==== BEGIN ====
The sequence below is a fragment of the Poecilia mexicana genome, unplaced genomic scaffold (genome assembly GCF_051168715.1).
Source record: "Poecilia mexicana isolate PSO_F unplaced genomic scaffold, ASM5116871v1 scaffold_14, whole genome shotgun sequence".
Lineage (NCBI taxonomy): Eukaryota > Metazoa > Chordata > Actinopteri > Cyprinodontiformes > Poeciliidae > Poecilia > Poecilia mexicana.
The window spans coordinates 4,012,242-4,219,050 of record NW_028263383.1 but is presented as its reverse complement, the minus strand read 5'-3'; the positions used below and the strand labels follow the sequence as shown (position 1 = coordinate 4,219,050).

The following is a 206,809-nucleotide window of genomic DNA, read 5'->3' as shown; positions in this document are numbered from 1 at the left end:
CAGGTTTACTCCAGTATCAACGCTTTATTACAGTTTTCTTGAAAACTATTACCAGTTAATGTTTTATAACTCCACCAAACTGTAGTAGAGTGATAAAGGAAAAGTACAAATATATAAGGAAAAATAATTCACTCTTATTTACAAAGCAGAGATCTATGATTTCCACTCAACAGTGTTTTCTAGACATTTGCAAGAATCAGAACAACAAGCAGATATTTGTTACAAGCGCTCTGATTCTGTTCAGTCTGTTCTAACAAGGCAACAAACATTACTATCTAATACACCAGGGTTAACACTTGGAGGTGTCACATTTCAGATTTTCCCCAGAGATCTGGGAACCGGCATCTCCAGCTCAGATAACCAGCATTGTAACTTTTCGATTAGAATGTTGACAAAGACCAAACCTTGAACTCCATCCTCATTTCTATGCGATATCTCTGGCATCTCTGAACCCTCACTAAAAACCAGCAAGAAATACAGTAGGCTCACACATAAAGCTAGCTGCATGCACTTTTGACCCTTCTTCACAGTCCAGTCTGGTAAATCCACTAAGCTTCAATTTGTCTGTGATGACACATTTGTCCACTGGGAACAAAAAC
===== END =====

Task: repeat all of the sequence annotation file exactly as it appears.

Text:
The sequence below is a fragment of the Poecilia mexicana genome, unplaced genomic scaffold (genome assembly GCF_051168715.1).
Source record: "Poecilia mexicana isolate PSO_F unplaced genomic scaffold, ASM5116871v1 scaffold_14, whole genome shotgun sequence".
Lineage (NCBI taxonomy): Eukaryota > Metazoa > Chordata > Actinopteri > Cyprinodontiformes > Poeciliidae > Poecilia > Poecilia mexicana.
The window spans coordinates 4,012,242-4,219,050 of record NW_028263383.1 but is presented as its reverse complement, the minus strand read 5'-3'; the positions used below and the strand labels follow the sequence as shown (position 1 = coordinate 4,219,050).

The following is a 206,809-nucleotide window of genomic DNA, read 5'->3' as shown; positions in this document are numbered from 1 at the left end:
CAGGTTTACTCCAGTATCAACGCTTTATTACAGTTTTCTTGAAAACTATTACCAGTTAATGTTTTATAACTCCACCAAACTGTAGTAGAGTGATAAAGGAAAAGTACAAATATATAAGGAAAAATAATTCACTCTTATTTACAAAGCAGAGATCTATGATTTCCACTCAACAGTGTTTTCTAGACATTTGCAAGAATCAGAACAACAAGCAGATATTTGTTACAAGCGCTCTGATTCTGTTCAGTCTGTTCTAACAAGGCAACAAACATTACTATCTAATACACCAGGGTTAACACTTGGAGGTGTCACATTTCAGATTTTCCCCAGAGATCTGGGAACCGGCATCTCCAGCTCAGATAACCAGCATTGTAACTTTTCGATTAGAATGTTGACAAAGACCAAACCTTGAACTCCATCCTCATTTCTATGCGATATCTCTGGCATCTCTGAACCCTCACTAAAAACCAGCAAGAAATACAGTAGGCTCACACATAAAGCTAGCTGCATGCACTTTTGACCCTTCTTCACAGTCCAGTCTGGTAAATCCACTAAGCTTCAATTTGTCTGTGATGACACATTTGTCCACTGGGAACAAAAAC